From Monkeypox to Mpox
Colorized transmission electron micrograph of monkeypox particles (purple) found within an infected cell (brown), cultured in the laboratory. Image captured and color-enhanced at the NIAID Integrated Research Facility (IRF) in Fort Detrick, Maryland.

The term monkeypox will be replaced by mpox within the next year, according to the World Health Organization (WHO).

This follows “racist and stigmatizing language” being used in relation to the large outbreak of mpox for the first time in Europe and the US.

The WHO said it had been approached by a number of individuals and countries that had asked the WHO to propose a way forward to change the name.

“Assigning names to new and, very exceptionally, to existing diseases is the responsibility of WHO under the International Classification of Diseases and the WHO Family of International Health Related Classifications through a consultative process which includes WHO member states,” the WHO said in a statement on Monday.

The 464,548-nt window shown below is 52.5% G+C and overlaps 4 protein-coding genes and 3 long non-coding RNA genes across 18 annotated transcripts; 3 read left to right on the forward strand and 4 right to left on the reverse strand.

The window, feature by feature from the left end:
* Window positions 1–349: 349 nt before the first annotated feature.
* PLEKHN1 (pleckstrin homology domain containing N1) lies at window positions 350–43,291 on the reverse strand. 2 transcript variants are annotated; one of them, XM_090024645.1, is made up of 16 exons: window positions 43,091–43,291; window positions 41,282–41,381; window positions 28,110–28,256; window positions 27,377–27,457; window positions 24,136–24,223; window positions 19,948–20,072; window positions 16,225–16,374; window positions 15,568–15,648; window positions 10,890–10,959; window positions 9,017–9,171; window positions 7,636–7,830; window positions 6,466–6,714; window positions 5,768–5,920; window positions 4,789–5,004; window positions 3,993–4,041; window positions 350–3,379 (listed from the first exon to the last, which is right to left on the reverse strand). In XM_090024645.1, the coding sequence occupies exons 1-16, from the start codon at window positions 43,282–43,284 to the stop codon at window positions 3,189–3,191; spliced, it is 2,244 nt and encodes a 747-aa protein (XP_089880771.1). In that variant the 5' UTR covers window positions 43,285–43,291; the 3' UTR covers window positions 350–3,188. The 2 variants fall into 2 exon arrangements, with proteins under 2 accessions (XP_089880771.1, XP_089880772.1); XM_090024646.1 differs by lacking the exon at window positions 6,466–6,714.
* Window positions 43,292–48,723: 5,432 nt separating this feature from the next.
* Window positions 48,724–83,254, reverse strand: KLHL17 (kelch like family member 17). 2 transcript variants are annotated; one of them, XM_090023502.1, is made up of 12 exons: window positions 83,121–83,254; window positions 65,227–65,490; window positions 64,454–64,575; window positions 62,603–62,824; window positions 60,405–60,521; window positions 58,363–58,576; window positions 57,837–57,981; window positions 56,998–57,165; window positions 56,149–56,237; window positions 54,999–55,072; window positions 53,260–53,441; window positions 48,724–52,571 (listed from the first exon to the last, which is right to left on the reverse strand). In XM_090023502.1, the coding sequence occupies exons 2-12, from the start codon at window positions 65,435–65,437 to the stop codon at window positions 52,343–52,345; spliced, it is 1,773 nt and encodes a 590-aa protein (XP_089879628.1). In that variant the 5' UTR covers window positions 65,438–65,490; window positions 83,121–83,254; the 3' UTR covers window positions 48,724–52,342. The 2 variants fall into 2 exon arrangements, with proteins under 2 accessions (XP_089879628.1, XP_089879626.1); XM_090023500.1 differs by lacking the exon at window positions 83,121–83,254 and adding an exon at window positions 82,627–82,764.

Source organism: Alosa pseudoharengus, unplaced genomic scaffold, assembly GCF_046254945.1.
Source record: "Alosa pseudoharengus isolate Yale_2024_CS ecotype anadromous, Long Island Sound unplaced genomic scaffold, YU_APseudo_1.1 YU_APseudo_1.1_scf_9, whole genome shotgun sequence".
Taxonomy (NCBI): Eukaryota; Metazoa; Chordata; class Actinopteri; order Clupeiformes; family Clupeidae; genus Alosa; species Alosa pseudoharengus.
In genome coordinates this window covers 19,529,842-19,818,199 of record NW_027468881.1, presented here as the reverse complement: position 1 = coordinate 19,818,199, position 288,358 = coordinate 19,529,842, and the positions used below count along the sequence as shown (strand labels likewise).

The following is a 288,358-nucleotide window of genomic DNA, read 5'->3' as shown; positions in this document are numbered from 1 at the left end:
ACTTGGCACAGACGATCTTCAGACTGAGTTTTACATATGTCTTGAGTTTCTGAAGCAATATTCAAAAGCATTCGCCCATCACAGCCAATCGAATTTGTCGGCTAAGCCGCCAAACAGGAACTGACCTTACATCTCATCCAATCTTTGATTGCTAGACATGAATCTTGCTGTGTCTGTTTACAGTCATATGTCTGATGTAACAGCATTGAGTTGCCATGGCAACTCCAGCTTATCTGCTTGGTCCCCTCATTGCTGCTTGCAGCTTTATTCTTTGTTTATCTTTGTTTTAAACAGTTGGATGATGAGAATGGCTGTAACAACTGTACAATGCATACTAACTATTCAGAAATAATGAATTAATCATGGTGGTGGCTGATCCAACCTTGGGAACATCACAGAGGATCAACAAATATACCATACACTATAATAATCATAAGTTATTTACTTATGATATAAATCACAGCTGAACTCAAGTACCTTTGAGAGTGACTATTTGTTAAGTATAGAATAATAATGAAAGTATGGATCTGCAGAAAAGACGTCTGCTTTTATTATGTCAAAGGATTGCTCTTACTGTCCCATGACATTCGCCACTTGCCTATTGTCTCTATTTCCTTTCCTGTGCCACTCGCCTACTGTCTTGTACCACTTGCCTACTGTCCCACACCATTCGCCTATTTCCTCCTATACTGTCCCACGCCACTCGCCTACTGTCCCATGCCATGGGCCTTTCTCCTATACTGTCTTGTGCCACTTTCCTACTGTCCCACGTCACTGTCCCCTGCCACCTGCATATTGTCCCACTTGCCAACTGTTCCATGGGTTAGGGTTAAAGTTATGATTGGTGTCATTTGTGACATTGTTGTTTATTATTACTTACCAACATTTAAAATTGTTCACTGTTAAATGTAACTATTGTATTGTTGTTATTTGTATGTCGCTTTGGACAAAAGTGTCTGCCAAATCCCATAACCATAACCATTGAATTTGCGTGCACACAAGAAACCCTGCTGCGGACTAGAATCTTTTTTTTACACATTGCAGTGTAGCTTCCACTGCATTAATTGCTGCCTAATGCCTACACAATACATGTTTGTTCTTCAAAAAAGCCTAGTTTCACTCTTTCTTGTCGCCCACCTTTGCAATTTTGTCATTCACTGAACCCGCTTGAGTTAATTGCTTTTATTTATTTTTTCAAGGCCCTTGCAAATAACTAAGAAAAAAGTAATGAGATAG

After consultations to gather views from a range of experts, countries and the general public, who were invited to submit suggestions for new names, the WHO has recommended the name change.

Considerations for the recommendations included rationale, scientific appropriateness, extent of current usage, pronounceability, usability in different languages, absence of geographical or zoological references, and the ease of retrieval of historical scientific information.

Human monkeypox was given its name in 1970 after the virus that causes the disease was discovered in captive monkeys in 1958. This was way before the publication of WHO best practices in naming diseases, in 2015, which recommended that new disease names should minimize the unnecessary negative impact of names on trade, travel, tourism or animal welfare, and avoid causing offence to any cultural, social, national, regional, professional or ethnic groups.

Image Credits: NIAID/Flickr.

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